We conclude that the Indiana gross income tax is not a tax "in respect to the sale, purchase or use of" property within the meaning of section 3(c) of our Use Tax Act. The mere fact that United contracted to pay Shell's gross income tax liability does not entitle United to an exemption from the Illinois use tax any more than if United would have contracted to pay any other of Shell's direct tax obligations or overhead charges.
United also relies on Philco Corp. v. Department of Revenue (1968), 40 Ill. 2d 312, and argues that it is irrelevant that Shell was actually the taxpayer in Indiana as *455 long as the economic consequences fell on United. In Philco, Rental Equipment, Inc. was engaged in the business of leasing heavy equipment. It leased equipment to contractors for use on construction projects in Illinois. The Department of Revenue assessed use taxes against Rental for the use of its equipment in Illinois and refused to allow Rental credit for Missouri sales taxes paid on equipment previously leased to Missouri residents because Rental had passed that tax on to its customers. This court held that the purpose of the exemption in section 3(c) was to prevent actual or likely multistate taxation and that that purpose would not be served by centering on the identity of the person who made the payment. Thus the fact that Rental had passed the tax on to the Missouri lessees was not important. Instead, the focus was on whether the tax paid in Missouri was the type of tax for which the General Assembly intended to give credit against use tax liability. This court found that the tax paid by the Missouri lessees was a sales tax, and accordingly Rental was entitled to a credit in that amount against its use tax liability in Illinois. Philco does not support United's position. In that case it was determined that the tax Rental had passed on to the Missouri lessees was the type of tax for which the General Assembly intended to give credit; that is, a sales tax. We have concluded here that the Indiana gross income tax is not a tax with respect to the sale of property and thus is not the type of tax for which the General Assembly intended that a credit against use tax liability should be allowed.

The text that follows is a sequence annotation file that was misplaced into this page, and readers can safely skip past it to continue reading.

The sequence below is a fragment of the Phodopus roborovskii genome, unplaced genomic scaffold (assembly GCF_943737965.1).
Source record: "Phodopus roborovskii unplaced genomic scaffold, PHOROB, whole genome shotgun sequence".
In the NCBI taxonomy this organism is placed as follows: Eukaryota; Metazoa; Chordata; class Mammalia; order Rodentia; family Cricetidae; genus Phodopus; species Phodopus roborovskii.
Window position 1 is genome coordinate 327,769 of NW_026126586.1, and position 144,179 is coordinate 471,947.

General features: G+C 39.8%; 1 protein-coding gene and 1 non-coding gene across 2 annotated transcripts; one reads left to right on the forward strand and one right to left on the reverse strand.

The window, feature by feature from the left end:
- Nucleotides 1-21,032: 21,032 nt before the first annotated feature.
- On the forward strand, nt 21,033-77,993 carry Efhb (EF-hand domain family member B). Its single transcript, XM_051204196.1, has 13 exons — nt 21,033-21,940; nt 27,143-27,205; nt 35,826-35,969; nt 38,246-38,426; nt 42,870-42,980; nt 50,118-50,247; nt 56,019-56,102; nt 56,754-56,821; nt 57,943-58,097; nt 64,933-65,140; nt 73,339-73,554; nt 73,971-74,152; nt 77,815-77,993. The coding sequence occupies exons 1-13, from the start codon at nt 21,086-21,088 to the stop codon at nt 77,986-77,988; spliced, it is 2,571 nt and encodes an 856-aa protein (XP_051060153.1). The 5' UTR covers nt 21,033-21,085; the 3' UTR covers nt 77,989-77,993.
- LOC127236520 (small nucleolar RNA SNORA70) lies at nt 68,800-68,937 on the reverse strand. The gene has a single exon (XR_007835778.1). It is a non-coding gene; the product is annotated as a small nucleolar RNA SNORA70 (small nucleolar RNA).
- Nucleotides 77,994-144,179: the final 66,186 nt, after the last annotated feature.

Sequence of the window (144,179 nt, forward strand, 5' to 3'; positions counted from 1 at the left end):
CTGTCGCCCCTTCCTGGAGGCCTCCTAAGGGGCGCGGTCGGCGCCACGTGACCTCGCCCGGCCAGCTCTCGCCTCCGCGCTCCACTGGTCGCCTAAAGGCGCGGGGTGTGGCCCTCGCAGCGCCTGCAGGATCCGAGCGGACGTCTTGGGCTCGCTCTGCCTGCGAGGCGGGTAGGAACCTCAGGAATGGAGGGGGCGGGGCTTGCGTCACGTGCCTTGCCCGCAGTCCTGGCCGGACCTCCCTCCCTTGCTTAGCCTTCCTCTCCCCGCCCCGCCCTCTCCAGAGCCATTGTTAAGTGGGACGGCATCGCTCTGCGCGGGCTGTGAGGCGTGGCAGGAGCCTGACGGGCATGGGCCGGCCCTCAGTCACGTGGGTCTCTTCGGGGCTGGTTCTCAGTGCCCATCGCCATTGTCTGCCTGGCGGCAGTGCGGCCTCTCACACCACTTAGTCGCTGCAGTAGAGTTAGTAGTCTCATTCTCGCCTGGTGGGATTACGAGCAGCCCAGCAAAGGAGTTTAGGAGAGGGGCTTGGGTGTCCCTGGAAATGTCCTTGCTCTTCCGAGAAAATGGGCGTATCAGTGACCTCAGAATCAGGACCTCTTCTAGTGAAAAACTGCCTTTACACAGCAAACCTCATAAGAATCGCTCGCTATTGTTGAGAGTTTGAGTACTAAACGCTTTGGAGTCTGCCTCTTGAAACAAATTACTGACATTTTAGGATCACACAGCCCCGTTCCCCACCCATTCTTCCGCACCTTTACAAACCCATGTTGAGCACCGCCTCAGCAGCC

A person claiming an exemption from taxation has the burden of proving clearly that he comes within the statutory exemption. Such exemptions are to be strictly construed, and doubts concerning the applicability of the exemptions will be resolved in favor of taxation. (Christian Action Ministry v. Department of Local Government Affairs (1978), 74 Ill. 2d 51, 62; Telco Leasing, Inc. v. *456 Allphin (1976), 63 Ill. 2d 305, 310; Heller v. Fergus Ford, Inc. (1975), 59 Ill. 2d 576, 579.) Every presumption is against the intention to exempt property from taxation. (Follett's Book & Supply Store, Inc. v. Isaacs (1963), 27 Ill. 2d 600, 606.) We therefore decline to construe the exemption granted in section 3(c) to exempt from Illinois use tax liability amounts paid by United as Indiana gross income tax attributable to the sale of fuel by Shell.